- Dec 21, 2001
- Total Time
From Holly Hegemon:
I did not want to have to be forced to type the word "MESA" on my birthday. Or even 24 hours ahead of my birthday. I'm sure you can understand.
But now it is Friday, so here it is.
As we wrote here the other day, Mesa announced last week that it had cut a deal with the major shareholder of Aloha Airlines that would see that shareholder, Yucaipa Cos. receive a rather sweet deal in return for the rights to the Aloha Airlines trademarks, names, logos, internet presence, corporate identity items, etc. Actually the extent of the deal was not made clear until Mesa posted an SEC filing on Monday, but, well, you can read our post on all of it here.
The only catch was that Yucaipa would need to be the highest bidder at the scheduled auction for the rights to these items, which was scheduled for Tuesday.
Tuesday, the auction took place, and Yucaipa did indeed beat out all comers, including Hawaiian Airlines, bidding $750,000 for the rights to the name. Hawaiian's all-cash bid was $575,000, which was the required overbid after Yucaipa had initiated the auction process as the so-called "stalking horse" with a bid of $525,000.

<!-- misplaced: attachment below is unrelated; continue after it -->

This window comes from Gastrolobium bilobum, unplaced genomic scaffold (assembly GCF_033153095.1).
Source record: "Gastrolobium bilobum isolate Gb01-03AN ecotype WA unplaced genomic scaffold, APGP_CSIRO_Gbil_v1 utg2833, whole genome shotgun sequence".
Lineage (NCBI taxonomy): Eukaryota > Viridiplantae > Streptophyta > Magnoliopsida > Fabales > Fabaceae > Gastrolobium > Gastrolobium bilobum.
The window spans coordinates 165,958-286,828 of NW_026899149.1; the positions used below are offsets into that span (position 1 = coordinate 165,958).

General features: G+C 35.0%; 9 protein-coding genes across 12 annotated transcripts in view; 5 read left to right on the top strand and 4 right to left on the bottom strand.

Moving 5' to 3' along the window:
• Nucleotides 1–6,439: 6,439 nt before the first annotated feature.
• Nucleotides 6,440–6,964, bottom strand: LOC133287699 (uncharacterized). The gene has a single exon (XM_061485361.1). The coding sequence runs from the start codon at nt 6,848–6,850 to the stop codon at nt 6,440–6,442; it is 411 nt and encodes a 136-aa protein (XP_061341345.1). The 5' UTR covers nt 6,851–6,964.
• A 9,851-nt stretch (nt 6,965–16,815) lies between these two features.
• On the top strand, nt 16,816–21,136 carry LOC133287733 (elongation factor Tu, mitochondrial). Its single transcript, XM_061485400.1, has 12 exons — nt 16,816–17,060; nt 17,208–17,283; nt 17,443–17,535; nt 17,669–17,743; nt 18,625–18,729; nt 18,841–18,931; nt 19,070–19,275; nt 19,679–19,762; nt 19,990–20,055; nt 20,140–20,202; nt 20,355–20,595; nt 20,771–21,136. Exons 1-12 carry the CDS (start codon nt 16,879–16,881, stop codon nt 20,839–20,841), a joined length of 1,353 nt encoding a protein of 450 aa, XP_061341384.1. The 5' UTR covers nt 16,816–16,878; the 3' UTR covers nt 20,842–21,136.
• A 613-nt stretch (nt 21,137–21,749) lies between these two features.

But then a funny thing happened on the way to Mesa getting the right to use the Aloha name. And the livery. And everything else.
The deal was temporarily blocked by the federal Bankruptcy Court judge who is presiding over the case.
Judge Lloyd King postponed the scheduled hearing on the licensing pact between Mesa and Yucaipa Cos. until Feb. 19 to give supporters and opponents of the deal more time to respond.
"How about all the people whose lives were devastated in this case?" asked King, noting that Mesa and go! are largely blamed for Aloha's demise. "Doesn't that count? Is it just the money?"
"I don't think anyone is sensitive who's involved in this settlement," King said. "If this isn't approved, are people from Yucaipa going to lose their health benefits and their jobs? There hasn't been enough time for people to react."
He said that the extra time would give both supporters and opponents more time to respond.
You know, that's the thing about those federal bankruptcy judges. You just never know what they are going to do. And sometimes -- this turns out to be a good thing.
I guess there's a Santa Claus after all.